Issue Briefs

Following are sections of a GAO report reviewing recent changes and previewing planned changes to USAJOBS, the government’s central recruiting site used both by outside applicants seeking federal jobs and current employees seeking to change jobs.

The Office of Personnel Management (OPM) uses a variety of sources to assess the user experience with USAJOBS, the central website for posting federal job openings. GAO found that OPM’s assessments generally track key measures in accordance with selected government-wide guidance. Specifically, OPM collects data on most of the website performance measures recommended by selected guidance from, including the number of times pages were viewed, the percentage of users who use the USAJOBS search box, and overall customer experience. Additionally, consistent with guidance from the Office of Management and Budget (OMB), OPM surveys USAJOBS users about their experiences with the site. OPM also assesses user experience through usability testing, focus groups, and analysis of data on questions submitted to the USAJOBS help desk. Through these assessments, OPM found variations in user experience across the job search and application process, including variations in how people find job announcements and how long it takes them to complete job applications.


Since the agency’s redesign of USAJOBS in 2016, OPM has taken a number of actions in an effort to address feedback from these assessments and improve the USAJOBS user experience. For example, in 2017, OPM created a set of categories, called Hiring Paths, that describe who is eligible to apply for specific federal jobs and guide job seekers to positions for which they are eligible.

Other OPM actions taken from 2016 to 2020 include:

• implementing a new process for logging in to the system to improve website security;

• updating job search filters and adding a keyword autocomplete function, which suggests search terms as a job seeker types in the search box;

• revising its job announcement template for hiring agencies to help eliminate duplicative language, increase clarity, and avoid jargon;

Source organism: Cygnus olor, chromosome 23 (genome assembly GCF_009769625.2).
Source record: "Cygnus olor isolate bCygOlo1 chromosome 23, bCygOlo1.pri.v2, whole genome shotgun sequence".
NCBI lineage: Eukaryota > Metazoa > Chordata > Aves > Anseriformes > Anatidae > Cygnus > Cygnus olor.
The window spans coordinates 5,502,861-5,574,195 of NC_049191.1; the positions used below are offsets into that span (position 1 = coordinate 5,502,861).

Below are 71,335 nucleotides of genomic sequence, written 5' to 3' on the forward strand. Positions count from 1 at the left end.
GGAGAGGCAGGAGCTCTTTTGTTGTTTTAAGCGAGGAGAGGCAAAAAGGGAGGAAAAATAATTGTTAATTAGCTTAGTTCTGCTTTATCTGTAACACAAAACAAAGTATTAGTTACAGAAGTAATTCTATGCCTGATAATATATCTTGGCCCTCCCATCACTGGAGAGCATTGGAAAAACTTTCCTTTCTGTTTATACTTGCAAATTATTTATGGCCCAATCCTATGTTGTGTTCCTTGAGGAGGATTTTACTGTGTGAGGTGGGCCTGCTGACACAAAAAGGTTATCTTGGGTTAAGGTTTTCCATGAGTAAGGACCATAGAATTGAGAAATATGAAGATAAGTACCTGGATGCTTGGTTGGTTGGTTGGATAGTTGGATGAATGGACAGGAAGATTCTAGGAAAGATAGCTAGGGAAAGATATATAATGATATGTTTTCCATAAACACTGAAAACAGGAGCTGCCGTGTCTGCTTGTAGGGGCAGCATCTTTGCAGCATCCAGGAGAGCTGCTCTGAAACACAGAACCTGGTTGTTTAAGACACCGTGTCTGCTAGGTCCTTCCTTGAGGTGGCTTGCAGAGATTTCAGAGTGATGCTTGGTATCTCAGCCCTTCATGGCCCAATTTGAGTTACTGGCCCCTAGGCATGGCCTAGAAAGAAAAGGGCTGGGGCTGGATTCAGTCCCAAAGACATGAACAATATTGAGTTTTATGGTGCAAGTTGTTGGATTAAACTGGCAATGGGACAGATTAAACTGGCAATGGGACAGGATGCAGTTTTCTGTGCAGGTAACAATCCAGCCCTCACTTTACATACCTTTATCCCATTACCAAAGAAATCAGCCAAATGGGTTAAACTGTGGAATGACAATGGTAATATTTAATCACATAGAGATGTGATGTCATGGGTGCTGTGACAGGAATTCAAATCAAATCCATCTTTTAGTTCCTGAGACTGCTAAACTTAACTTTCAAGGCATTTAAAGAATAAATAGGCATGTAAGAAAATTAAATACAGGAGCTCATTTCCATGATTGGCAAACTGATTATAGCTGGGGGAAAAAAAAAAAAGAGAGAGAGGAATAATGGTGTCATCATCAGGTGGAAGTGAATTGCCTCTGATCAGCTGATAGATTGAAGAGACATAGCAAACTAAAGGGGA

• adding guidance to help job seekers complete federal applications and understand federal hiring authorities; and

• highlighting jobs related to COVID-19 response.


OPM Expects to Take Additional Actions to Further Enhance the USAJOBS User Experience

Updates to Job Application Process. OPM officials stated that a top USAJOBS priority is to complete an evaluation and usability testing of the interface between USAJOBS and agencies’ TASs [talent acquisition systems] to streamline and unify the applicant experience, regardless of which system an agency is using. To accomplish this goal, OPM says it may work with TAS partners and agency staff to determine which information or documents should be collected through USAJOBS and which should be collected through agency systems. OPM officials told us they are gathering quantitative and qualitative data, including reports from USAJOBS user surveys, to better understand applicants’ experiences with uploading and using documents.

OPM officials explained that issues with uploading documents is one of the most common reasons applicants contact the USAJOBS help desk. Department of Justice officials told us that sometimes there is redundancy when USAJOBS collects information that a TAS also collects, including resumes, human resources forms, and veterans’ discharge papers, and that applicants in such cases do not understand why they must provide the same information twice.